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Pail vs. Tin

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Pailnoun

A vessel of wood, tin, plastic, etc., usually cylindrical and having a handle -- used especially for carrying liquids, for example water or milk; a bucket (sometimes with a cover).

‘The milkmaid carried a pail of milk in each hand.’;

Tinnoun

(uncountable) A malleable, ductile, metallic element, resistant to corrosion, with atomic number 50 and symbol Sn.

Pailnoun

(In technical use) A closed (covered) cylindrical shipping container.

Tinnoun

An airtight container, made of tin or another metal, used to preserve food.

Pailnoun

A vessel of wood or tin, etc., usually cylindrical and having a bail, - used esp. for carrying liquids, as water or milk, etc.; a bucket. It may, or may not, have a cover.

Tinnoun

(countable) A metal pan used for baking, roasting, etc.

‘muffin tin’; ‘roasting tin’;

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Pailnoun

a roughly cylindrical that is vessel open at the top

Tinnoun

The bottom part of the front wall, which is "out" if a player strikes it with the ball.

Pailnoun

the quantity contained in a pail

Tinnoun

money

Tinnoun

Computer hardware.

Tinadjective

Made of tin.

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Tinadjective

Made of galvanised iron or built of corrugated iron.

Tinverb

(transitive) To place into a tin in order to preserve.

Tinverb

(transitive) To cover with tin.

Tinverb

(transitive) To coat with solder in preparation for soldering.

Tinnoun

An elementary substance found as an oxide in the mineral cassiterite, and reduced as a soft silvery-white crystalline metal, with a tinge of yellowish-blue, and a high luster. It is malleable at ordinary temperatures, but brittle when heated. It is softer than gold and can be beaten out into very thin strips called tinfoil. It is ductile at 2120, when it can be drawn out into wire which is not very tenacious; it melts at 4420, and at a higher temperature burns with a brilliant white light. Air and moisture act on tin very slightly. The peculiar properties of tin, especially its malleability, its brilliancy and the slowness with which it rusts make it very serviceable. With other metals it forms valuable alloys, as bronze, gun metal, bell metal, pewter and solder. It is not easily oxidized in the air, and is used chiefly to coat iron to protect it from rusting, in the form of tin foil with mercury to form the reflective surface of mirrors, and in solder, bronze, speculum metal, and other alloys. Its compounds are designated as stannous, or stannic. Symbol Sn (Stannum). Atomic weight 117.4.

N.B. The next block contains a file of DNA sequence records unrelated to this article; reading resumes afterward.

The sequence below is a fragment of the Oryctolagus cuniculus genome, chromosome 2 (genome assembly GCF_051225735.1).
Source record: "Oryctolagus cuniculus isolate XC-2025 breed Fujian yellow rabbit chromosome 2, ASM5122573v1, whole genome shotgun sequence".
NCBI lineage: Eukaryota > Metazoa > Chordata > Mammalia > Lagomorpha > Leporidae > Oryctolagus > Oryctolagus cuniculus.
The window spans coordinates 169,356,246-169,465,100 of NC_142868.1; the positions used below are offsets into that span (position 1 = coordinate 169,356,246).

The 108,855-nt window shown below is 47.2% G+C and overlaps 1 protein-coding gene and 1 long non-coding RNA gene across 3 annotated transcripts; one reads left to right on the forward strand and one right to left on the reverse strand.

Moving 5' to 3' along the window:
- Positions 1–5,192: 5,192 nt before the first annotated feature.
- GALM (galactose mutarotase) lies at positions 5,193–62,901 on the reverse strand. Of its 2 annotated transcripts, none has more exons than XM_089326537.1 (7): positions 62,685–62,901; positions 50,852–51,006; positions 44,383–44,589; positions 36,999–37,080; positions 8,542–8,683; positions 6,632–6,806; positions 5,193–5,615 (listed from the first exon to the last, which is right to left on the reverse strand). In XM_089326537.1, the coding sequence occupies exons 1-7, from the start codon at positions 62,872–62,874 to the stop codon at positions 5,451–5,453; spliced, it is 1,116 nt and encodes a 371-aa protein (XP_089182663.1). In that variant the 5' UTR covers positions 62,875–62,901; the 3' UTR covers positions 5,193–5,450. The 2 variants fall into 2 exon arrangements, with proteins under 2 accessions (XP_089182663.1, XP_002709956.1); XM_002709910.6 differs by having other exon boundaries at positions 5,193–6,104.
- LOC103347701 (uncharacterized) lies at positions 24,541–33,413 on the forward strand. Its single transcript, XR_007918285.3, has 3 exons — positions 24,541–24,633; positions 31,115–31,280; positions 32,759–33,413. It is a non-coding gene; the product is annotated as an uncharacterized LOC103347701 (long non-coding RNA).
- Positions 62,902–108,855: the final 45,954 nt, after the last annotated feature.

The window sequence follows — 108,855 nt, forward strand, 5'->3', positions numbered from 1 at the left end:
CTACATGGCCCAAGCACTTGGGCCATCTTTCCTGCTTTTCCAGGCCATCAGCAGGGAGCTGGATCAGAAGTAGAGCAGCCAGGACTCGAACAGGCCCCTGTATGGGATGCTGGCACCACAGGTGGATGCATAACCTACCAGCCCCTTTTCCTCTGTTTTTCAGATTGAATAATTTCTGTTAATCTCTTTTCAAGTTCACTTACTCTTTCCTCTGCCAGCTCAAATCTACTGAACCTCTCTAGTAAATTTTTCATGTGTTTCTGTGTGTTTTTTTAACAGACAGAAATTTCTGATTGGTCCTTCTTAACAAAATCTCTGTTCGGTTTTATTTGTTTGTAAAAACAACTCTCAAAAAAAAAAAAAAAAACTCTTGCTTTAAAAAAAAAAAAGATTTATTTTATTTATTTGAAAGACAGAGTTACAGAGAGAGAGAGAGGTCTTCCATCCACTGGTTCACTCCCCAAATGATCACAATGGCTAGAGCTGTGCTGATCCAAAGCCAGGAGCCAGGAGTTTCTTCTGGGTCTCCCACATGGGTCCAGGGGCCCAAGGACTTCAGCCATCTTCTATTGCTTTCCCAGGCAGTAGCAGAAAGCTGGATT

Tinnoun

Thin plates of iron covered with tin; tin plate.

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Tinnoun

Money.

Tinverb

To cover with tin or tinned iron, or to overlay with tin foil.

Tinnoun

a silvery malleable metallic element that resists corrosion; used in many alloys and to coat other metals to prevent corrosion; obtained chiefly from cassiterite where it occurs as tin oxide

Tinnoun

metal container for storing dry foods such as tea or flour

Tinnoun

airtight sealed metal container for food or drink or paint etc.

Tinverb

plate with tin

Tinverb

preserve in a can or tin;

‘tinned foods are not very tasty’;

Tinverb

prepare (a metal) for soldering or brazing by applying a thin layer of solder to the surface

Tin

Tin is a chemical element with the symbol Sn (from Latin: stannum) and atomic number 50. Tin is a silvery metal that characteristically has a faint yellow hue.

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